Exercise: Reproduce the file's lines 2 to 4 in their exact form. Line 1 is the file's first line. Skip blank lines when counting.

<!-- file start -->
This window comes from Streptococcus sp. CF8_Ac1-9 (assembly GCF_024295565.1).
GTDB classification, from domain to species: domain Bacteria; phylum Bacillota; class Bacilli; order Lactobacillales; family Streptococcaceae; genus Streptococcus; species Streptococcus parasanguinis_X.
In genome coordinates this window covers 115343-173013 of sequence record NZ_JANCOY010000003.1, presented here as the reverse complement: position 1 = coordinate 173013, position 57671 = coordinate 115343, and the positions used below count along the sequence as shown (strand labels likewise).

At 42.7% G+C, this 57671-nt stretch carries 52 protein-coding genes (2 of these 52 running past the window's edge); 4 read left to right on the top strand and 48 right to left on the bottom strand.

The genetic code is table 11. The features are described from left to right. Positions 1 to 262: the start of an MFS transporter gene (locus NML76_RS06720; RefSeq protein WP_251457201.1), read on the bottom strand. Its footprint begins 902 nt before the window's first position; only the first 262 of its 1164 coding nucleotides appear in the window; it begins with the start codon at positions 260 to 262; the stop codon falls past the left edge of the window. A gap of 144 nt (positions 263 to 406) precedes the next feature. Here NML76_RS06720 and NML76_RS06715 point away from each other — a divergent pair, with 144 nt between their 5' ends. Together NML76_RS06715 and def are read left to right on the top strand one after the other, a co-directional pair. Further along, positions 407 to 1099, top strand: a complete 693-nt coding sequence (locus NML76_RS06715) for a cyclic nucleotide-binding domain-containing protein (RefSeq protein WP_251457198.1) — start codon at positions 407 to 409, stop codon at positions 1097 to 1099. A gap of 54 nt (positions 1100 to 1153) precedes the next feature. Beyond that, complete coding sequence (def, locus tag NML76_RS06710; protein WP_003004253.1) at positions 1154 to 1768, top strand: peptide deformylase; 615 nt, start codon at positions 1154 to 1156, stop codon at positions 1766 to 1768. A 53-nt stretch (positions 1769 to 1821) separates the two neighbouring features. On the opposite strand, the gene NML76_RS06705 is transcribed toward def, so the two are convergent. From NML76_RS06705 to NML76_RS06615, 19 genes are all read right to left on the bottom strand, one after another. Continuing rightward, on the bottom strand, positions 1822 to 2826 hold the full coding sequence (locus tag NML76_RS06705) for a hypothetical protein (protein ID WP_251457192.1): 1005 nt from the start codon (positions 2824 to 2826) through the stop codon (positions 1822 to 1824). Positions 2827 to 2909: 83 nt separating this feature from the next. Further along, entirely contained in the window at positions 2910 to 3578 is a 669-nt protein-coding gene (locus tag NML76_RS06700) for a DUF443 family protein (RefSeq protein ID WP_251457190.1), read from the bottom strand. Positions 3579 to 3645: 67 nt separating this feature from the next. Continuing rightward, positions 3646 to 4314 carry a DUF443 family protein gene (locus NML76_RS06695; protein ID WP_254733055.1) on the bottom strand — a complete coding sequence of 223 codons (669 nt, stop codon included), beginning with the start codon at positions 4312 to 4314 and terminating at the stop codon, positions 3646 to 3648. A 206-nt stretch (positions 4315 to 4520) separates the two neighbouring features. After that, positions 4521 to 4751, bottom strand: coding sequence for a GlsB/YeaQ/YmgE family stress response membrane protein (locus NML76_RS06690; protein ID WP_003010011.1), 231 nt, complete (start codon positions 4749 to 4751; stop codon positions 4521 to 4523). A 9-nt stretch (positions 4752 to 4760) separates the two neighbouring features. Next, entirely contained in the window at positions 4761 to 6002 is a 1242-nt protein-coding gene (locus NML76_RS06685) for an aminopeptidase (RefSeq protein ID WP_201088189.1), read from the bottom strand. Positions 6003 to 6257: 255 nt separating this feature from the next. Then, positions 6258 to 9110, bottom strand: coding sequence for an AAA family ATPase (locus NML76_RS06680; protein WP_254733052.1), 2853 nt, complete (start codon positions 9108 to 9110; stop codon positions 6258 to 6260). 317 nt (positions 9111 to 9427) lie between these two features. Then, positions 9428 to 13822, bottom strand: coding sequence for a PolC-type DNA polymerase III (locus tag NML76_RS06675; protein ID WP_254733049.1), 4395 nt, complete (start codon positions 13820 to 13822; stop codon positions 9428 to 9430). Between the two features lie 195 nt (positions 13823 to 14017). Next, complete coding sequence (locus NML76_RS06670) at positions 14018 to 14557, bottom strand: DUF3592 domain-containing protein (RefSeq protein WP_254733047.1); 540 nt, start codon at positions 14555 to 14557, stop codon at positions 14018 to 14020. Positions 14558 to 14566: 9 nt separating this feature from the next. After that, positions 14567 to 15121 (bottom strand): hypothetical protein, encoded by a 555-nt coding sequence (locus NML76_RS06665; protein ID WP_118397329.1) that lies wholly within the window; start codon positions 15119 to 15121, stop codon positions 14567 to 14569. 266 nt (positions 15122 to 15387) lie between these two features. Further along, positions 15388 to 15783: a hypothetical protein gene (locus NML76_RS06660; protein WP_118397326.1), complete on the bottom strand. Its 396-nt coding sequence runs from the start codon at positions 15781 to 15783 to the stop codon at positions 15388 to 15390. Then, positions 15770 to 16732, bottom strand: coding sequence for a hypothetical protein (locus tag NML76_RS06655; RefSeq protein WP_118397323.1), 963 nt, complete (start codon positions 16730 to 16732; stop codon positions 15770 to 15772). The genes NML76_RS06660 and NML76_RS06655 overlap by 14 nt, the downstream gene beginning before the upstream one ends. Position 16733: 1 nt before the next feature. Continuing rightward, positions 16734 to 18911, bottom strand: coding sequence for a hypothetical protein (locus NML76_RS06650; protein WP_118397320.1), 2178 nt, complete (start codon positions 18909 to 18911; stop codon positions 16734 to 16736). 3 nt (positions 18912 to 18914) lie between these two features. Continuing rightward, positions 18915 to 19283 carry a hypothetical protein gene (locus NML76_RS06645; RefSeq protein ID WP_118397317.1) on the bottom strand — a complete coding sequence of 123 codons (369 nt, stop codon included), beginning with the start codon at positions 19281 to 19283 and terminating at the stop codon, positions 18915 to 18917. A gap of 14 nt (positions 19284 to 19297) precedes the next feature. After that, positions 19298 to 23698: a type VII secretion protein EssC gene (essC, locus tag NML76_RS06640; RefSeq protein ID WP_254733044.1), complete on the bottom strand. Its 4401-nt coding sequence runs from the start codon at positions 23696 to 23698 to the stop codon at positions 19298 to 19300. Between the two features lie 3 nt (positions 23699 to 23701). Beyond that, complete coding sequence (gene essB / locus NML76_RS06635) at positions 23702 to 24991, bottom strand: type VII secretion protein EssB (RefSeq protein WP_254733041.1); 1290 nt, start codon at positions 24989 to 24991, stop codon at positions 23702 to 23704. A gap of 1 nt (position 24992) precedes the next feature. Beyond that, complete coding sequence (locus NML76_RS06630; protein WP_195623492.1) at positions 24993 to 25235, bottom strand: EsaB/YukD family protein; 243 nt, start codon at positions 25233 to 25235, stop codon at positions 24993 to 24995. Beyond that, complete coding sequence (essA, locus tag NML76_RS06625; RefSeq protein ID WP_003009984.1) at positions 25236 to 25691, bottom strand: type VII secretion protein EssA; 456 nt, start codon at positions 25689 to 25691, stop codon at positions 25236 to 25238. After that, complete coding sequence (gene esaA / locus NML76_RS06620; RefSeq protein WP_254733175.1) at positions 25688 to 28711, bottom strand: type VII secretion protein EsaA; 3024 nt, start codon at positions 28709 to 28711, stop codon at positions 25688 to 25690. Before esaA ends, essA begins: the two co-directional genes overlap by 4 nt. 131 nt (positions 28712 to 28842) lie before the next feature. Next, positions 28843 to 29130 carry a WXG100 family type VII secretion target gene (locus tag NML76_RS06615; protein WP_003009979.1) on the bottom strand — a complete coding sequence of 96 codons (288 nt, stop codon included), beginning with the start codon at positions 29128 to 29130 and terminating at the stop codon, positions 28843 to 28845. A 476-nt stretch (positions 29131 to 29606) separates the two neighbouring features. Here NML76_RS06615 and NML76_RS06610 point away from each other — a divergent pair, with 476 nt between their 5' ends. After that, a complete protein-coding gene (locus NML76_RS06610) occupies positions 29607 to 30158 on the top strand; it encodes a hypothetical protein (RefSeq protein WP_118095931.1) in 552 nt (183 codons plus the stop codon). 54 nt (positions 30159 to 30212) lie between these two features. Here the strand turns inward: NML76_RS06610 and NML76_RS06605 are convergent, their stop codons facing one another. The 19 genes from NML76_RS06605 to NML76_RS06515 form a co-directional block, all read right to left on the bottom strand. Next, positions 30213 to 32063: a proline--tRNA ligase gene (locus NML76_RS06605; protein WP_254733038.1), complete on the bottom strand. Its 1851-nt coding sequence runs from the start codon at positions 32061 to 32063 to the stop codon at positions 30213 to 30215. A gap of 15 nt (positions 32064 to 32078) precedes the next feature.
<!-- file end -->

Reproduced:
GTDB classification, from domain to species: domain Bacteria; phylum Bacillota; class Bacilli; order Lactobacillales; family Streptococcaceae; genus Streptococcus; species Streptococcus parasanguinis_X.
In genome coordinates this window covers 115343-173013 of sequence record NZ_JANCOY010000003.1, presented here as the reverse complement: position 1 = coordinate 173013, position 57671 = coordinate 115343, and the positions used below count along the sequence as shown (strand labels likewise).

At 42.7% G+C, this 57671-nt stretch carries 52 protein-coding genes (2 of these 52 running past the window's edge); 4 read left to right on the top strand and 48 right to left on the bottom strand.